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AFIO Weekly Intelligence Notes #03-99, 20 January 1999

TO AFIO MEMBERS: Your encouragement and participation is the basis for AFIO's success. We need each and everyone of you in fulfilling our educational mission of building of a public and leadership constituency for a strong and healthy US intelligence capability.

Each member, contributing to the mission according to his or her capability, is vitally important. If you can, recruit a new member or associate member in'99!

WINs are researched and produced by Editor and AFIO Executive Director Roy Jonkers.

WINs are protected by copyright laws and may not be disseminated without permission of the AFIO Executive Director, except for single instances for purposes of recruiting a new member



INDIA / PAKISTAN NUCLEAR DEVELOPMENTS - Recent intelligence reports are said to indicate that both countries are continuing to develop both nuclear weapons and missiles.

Pakistan's nuclear reactor at Khushab appears to be fully operational and may soon be capable of producing 5 to 10 kilograms of weapons-grade plutonium annually, enough for one bomb, but faces other bottlenecks in processing the plutonium. Nevertheless, a highly classified (?!?!) CIA report supposedly reported last month that material released by Pakistan's underground nuclear test contained low levels of weapons-grade plutonium. This implies that Pakistan was either producing or importing plutonium without US knowledge. The report was based on an analysis by the Los Alamos National Laboratory, but later contested by the Lawrence Livermore National Laboratory, whose experts charged that Los Alamos contaminated and the lost the air sample from the Pakistan explosion. CIA was said not to have changed its initial assessment. The Department of Energy is investigating. The PFIAB and the Joint Atomic Energy Intelligence Committee (concerned with foreign nuclear proliferation) are involved. The flap demonstrates the technical complexities of monitoring secret developments in nuclear - or for that matter biological or chemical -weapons worldwide.

As for India, it is preparing a first test launch of the Agni-plus, an intermediate-range ballistic missile. A naval-version of a short-range ballistic missile is also expected to be tested in 1999. Pakistan apparently is waiting for a new missile test by India to provide political cover to test its Shaheen II missile, with an expected range of 2,000 kilometers. (WashPost 17Jan99 P. A2) (RoyJ)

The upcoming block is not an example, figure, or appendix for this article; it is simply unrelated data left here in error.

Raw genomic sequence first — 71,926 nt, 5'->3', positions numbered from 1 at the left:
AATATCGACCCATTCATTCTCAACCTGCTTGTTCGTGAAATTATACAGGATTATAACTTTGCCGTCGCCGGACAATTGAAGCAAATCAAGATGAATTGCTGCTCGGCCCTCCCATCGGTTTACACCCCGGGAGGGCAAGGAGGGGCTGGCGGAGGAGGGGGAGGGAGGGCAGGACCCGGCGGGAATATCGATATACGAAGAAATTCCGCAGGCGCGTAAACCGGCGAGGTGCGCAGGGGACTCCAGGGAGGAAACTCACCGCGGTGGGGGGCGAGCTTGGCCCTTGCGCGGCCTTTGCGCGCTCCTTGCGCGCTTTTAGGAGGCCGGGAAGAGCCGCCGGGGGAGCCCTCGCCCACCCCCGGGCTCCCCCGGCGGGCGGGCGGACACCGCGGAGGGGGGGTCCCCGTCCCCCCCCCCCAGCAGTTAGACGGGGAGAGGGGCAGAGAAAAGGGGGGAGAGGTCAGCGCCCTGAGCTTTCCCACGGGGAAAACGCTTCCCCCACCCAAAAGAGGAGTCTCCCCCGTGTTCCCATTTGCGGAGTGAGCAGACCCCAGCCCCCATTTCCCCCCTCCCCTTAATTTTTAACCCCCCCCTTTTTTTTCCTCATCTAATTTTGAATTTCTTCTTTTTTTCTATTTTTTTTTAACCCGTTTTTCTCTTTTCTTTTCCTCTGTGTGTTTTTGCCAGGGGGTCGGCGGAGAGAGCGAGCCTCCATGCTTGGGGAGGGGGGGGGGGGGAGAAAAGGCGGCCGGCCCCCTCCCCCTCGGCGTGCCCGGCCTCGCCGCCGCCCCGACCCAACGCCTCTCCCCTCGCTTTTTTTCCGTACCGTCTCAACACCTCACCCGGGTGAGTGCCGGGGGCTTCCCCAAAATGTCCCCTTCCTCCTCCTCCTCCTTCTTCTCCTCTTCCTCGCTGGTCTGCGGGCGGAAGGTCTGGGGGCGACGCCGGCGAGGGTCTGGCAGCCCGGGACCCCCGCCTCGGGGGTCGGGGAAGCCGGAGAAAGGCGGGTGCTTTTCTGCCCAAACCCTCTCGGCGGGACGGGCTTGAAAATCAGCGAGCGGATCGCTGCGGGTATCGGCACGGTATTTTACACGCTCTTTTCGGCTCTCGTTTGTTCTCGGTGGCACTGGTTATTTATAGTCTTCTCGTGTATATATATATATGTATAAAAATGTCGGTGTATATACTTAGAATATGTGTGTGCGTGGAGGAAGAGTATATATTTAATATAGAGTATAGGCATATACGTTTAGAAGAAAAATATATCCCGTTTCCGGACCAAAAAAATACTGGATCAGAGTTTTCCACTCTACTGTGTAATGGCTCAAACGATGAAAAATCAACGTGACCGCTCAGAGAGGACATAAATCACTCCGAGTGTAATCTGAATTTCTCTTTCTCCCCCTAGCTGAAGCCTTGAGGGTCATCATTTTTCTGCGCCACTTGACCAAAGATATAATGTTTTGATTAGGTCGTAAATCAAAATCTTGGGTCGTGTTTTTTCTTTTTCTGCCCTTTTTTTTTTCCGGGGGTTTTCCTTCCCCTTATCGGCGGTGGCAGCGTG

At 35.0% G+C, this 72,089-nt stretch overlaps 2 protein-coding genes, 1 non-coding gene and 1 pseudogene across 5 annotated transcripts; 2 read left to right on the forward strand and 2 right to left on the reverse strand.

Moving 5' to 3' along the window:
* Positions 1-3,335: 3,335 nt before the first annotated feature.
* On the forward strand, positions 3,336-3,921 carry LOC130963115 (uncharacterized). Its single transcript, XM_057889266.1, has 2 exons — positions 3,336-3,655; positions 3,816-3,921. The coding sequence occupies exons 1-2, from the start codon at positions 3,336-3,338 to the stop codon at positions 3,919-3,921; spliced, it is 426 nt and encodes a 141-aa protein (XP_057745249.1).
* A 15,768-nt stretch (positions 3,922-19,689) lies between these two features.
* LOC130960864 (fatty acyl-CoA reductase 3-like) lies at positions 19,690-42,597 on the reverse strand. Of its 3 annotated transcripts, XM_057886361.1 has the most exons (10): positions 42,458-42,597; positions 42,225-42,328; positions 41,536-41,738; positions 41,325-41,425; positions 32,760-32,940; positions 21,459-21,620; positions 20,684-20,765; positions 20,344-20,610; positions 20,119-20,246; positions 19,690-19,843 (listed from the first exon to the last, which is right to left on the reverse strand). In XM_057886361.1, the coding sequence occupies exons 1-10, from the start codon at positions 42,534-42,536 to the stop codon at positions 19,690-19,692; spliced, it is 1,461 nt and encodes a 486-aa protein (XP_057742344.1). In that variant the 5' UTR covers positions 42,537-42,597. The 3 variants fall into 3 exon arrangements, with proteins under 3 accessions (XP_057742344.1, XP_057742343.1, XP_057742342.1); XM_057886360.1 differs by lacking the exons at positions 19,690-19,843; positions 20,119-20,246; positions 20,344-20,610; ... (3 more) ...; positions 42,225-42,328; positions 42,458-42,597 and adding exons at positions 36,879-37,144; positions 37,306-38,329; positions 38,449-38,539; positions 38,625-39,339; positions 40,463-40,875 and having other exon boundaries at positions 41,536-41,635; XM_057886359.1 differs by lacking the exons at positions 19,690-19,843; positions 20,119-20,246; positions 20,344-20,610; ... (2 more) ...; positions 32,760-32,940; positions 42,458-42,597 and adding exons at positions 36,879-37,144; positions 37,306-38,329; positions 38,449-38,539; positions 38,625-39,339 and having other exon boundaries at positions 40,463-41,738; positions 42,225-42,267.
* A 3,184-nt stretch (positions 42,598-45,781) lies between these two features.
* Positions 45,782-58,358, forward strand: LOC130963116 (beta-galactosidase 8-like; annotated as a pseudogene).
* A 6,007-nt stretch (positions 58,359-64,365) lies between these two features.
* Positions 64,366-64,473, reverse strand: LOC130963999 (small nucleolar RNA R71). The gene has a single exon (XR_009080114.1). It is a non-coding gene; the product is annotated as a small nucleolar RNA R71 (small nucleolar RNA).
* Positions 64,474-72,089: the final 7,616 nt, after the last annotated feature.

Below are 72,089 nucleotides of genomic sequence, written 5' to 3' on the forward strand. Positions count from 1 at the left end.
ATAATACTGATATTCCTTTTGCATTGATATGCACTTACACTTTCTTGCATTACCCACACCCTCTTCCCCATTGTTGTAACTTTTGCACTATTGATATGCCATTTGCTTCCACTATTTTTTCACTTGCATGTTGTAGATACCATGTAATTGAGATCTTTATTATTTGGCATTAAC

IRAN - Iranian Intelligence acknowledged that it's agents were implicated in the recent murder of several advocates of secular or liberal policies for Iran. Secular nationalist politician Darius Forouhar and his wife were stabbed to death at their home in November. A couple of weeks later two liberal inellectuals, Muhammad Mokhtari and Muhammad Pouyandeh, were found murdered. A number of others also disappeared mysteriously. In conjunction, Islamic vigilantes - "guardians of the revolution" - attacked cinemas showing "unislamic films." All this resulted in a public outcry, and President Muhammad Khatami set up a fact-finding task-force, which included the ministers for intelligence and the interior. Instead of the expected cover-up, the intelligence ministry came clean, announcing that a number of its own officials had been implicated and arrested.

President Khatami, elected in 1977 by over 70% of the voters in a 90% turnout, on a platform to make Iran more democratic and freer, scored another success in his patient but steady fight to control religious fundamentalist excesses. (Economist 9 Jan 99 p. 20) (RoyJ)

ISRAELI WATERGATE ?? - The FBI is part of team investigating the extraordinary burglary of the offices of US pollster Stanley Greenberg's offices on Capitol Hill (Greenberg Quinlan Research) -- where thieves broke in not just once, but twice. The burglars reportedly took computer files of polling data and containing information on all of the firm's clients, including particularly Israeli Labor Party leader Ehud Barak, the chief opponent of prime minister Benjamin Netanyahu in the ongoing election campaign in Israel. One must assume that the purloined data were relevant in terms American Jewish groups or individuals involved in supporting one or another party in the current Israeli election. In the context of this election, already termed by some as potentially the "dirtiest" in memory ( which is saying something), Israel's free-wheeling media promptly dubbed the burglary Israel's "Watergate." Mr. Barak initially stated he preferred to believe it was not aimed at him, but after the second break-in occurred, said he was the target. Mr. Netanyahu said he was being smeared. WPOST 14Jan99 pA11; WTimes 20Jan) (RoyJ)